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Setting Goals for the New Year
General Wellness

Setting Goals for the New Year

By Allison White, LCSW
Posted: January 1, 2022

“I’m actually feeling pretty good about not accomplishing anything this year. Hooray!”


While this quote is humorous, the fact is that this past year, like 2020, was a year of survival for many. Surviving uncertainty, loss, restrictions, the political climate, social injustice, natural disasters, etc. Some people are used to having to feel productive at all times. Still, during the pandemic, they have learned to not put so much pressure on themselves and value the important things. It is okay if you need to applaud yourself for getting up and being functional for the day. After how 2021 has gone, many will set much more intentional goals in the New Year.  


Most Americans feel that having New Year’s resolutions are more important now than ever and are more intentional than years past. VeryWellmind conducted a survey in December 2020 that noted this change: The top three resolutions were physical health (83%), Mental Health (40%), and Relationships with family and friends (39%). 


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Whatever your goals may be, most of us struggle to reach them. If you struggle, here are some strategies that VeryWellmind suggests: 

State Goals with a Positive Tone

Avoid the temptation to state your desire negatively and keep it positive. For example, instead of “I will not look at life negatively.” say, “I will write down at least three moments from my day to remember the positives throughout it.”

Focus on the Process, Not the Outcome

One of the most challenging parts of achieving a goal is focusing on the process it takes to achieve a goal. More often than not, people start with the end in mind. But it’s the steps you take in the process to get there that matter the most. Say the outcome you want is to run 5 miles. That’s the goal you have set. But in working towards this goal, you discover that your limit is running 3 miles before you are completely exhausted. Did you fail at achieving this goal? Not if you believe in the power process and focus on your progress from when you began working towards your goal.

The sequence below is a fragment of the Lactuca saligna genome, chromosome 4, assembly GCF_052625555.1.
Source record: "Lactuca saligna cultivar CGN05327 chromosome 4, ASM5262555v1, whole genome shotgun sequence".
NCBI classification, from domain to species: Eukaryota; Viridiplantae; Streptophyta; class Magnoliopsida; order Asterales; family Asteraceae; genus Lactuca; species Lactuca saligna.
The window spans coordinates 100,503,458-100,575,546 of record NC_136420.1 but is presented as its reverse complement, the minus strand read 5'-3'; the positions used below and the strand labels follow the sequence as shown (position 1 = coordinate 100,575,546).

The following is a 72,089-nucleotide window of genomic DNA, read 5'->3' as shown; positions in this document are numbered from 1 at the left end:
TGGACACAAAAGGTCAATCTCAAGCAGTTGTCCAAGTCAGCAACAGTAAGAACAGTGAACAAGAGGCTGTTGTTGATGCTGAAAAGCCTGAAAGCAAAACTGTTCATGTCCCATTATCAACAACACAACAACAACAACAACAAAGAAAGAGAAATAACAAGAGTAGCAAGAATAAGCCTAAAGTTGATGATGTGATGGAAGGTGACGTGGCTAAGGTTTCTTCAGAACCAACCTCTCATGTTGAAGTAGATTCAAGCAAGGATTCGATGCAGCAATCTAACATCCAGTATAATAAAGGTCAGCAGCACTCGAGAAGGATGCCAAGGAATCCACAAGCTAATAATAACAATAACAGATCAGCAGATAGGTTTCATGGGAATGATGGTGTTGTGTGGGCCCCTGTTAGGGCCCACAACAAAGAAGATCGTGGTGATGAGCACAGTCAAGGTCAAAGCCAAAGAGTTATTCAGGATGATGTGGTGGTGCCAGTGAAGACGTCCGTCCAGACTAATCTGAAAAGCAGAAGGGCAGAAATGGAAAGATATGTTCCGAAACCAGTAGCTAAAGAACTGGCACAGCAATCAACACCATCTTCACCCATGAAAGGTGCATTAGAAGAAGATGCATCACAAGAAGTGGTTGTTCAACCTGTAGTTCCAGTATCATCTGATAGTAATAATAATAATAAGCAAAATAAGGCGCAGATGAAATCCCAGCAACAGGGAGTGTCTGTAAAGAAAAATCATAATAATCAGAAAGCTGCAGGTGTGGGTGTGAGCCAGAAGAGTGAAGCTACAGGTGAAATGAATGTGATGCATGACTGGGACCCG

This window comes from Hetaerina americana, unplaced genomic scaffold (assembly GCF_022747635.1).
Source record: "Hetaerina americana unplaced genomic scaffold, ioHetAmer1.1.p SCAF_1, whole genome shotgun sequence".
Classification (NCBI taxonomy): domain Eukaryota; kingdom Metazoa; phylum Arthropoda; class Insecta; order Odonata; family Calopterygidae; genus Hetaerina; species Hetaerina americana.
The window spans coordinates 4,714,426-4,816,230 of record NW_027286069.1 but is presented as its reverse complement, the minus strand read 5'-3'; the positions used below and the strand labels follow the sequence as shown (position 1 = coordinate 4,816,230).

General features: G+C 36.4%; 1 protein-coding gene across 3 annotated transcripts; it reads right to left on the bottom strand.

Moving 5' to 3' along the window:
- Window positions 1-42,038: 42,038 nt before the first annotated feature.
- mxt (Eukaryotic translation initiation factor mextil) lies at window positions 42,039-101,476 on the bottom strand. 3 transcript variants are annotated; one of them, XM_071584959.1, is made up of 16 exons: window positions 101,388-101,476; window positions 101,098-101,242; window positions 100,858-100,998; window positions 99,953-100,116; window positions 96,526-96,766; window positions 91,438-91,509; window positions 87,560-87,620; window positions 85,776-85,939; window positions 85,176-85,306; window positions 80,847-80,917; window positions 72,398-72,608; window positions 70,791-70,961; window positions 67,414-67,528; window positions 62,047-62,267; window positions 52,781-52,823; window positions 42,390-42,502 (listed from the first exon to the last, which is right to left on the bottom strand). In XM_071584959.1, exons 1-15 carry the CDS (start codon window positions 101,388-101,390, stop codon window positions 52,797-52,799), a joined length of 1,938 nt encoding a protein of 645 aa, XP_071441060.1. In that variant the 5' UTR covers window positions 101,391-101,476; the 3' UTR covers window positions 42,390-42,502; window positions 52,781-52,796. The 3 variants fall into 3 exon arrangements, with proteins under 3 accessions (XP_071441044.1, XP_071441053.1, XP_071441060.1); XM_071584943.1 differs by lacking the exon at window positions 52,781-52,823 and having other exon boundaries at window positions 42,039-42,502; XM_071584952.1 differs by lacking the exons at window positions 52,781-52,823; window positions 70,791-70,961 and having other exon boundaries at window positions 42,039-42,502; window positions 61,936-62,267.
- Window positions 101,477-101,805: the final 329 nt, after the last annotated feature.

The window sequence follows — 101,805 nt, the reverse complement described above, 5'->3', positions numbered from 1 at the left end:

Visualize What You Want

Visualizing what you want to achieve at the end helps you purposefully and intentionally imagine your goals coming to fruition.

Make a Specific Plan

List your goals and then break them into small, attainable steps with realistic deadlines.

Reward Yourself

As you accomplish steps toward your goal, make sure to reward yourself along the way. Rewards should be simple, consistent, easy to acquire, and healthy.

If you need help setting your personal goals for the New Year, give Methodist EAP a call at 901-683-5658 and set up your free and confidential session. All sessions are currently conducted via telehealth.

Allison White

Allison White, LCSW

Living Well Network Supervisor

Allison White received her bachelor’s degree in social work from Mississippi State University and her master’s degree in social work from Jackson State University. She is a Licensed Clinical Social Worker with over fifteen years of experience working with children and adults in various settings, including community mental health, school-based counseling, adult and juvenile justice, and therapeutic foster care. She enjoys spending time with her family, baking and crafting in her spare time.